GE Renewable Energy has announced the availability of a new ground-based inspection system for wind turbine blades.
According to GE, the system combines thermal imaging technology and wide-band acoustic spectral analysis to detect anomalies on blades across an entire wind fleet, including both GE and non-GE turbines.
The patented system reduces the need for up-tower inspections and does not require wind assets to be powered down for a prolonged period, says GE. To date, more than 1,500 turbines have been inspected using this technology. On average, the inspection time per unit is under 15 minutes, according to GE.
Staged at the base of a wind turbine, the technology takes a series of recordings of the blades as they are turning under an active load. This produces a real-time view of the subsurface health of a blade, layered with advanced digital image analytic capabilities that read and detect a range of anomalies. Additionally, certain blade anomalies under rotation produce a distinct sound, which the system detects and analyzes to pinpoint the specific location of the anomaly, explains GE.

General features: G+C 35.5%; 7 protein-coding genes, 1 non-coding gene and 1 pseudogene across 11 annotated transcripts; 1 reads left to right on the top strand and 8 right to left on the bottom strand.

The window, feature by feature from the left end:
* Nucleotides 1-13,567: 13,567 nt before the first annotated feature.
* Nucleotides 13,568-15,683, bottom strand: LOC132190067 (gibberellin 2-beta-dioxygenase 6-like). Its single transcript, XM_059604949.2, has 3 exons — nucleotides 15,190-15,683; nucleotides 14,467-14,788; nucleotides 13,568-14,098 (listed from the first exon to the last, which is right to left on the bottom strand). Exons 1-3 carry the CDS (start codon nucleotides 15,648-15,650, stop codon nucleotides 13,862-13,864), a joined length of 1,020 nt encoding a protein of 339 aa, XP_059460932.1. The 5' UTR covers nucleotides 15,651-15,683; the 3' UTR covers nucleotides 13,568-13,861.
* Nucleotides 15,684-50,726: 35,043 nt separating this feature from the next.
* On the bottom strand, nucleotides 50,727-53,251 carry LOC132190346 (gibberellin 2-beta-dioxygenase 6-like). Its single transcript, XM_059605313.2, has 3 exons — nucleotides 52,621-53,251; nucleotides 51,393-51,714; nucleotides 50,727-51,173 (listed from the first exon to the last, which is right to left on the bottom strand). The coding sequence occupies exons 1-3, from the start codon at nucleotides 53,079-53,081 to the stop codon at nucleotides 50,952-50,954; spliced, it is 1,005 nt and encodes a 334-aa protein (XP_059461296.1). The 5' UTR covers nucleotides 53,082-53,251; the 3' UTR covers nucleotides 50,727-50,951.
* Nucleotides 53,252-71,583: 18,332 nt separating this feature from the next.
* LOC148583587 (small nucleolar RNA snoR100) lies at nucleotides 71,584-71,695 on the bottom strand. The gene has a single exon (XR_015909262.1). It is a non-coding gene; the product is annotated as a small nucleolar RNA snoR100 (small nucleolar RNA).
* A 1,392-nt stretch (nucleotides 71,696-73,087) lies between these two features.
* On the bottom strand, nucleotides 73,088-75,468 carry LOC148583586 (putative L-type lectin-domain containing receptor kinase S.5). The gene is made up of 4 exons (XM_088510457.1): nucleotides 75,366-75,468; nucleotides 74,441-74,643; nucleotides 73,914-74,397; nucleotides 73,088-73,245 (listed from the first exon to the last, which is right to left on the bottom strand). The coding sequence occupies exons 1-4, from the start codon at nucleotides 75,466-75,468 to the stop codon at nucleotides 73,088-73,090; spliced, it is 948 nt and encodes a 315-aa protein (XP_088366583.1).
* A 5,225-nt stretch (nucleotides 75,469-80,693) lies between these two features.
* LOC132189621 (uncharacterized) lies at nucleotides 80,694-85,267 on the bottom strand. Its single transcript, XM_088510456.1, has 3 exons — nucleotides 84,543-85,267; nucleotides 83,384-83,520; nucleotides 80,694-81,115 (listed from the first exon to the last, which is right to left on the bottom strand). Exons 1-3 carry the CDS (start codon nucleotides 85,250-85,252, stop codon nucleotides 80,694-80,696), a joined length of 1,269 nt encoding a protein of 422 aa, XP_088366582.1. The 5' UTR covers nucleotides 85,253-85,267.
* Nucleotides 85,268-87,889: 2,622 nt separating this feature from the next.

“Wind turbine blade inspections have come a long way. Ground scopes, drones and tap testing are just a few of the methods that operators have used to help prevent against failures both small and catastrophic,” states Anne McEntee, CEO of digital services. “But most down-tower blade inspections are limited to showing what’s happening with the surface of a blade. Many of the issues that lead to larger failures are deeper within the blade itself. This is where our inspection technology truly excels. The ability to also look beyond the exterior coating of the blade, regardless of manufacturer, marks a significant advance in blade inspection technology for the entire wind industry.”
According to GE, the system can detect issues such as fatigue cracks, fiber waves, delamination, bonding issues, breaking or missing adhesive joints, splits, and defective repairs. The service is currently available through GE Renewable Energy Services in the North American region and will be extended to other regions in the coming months.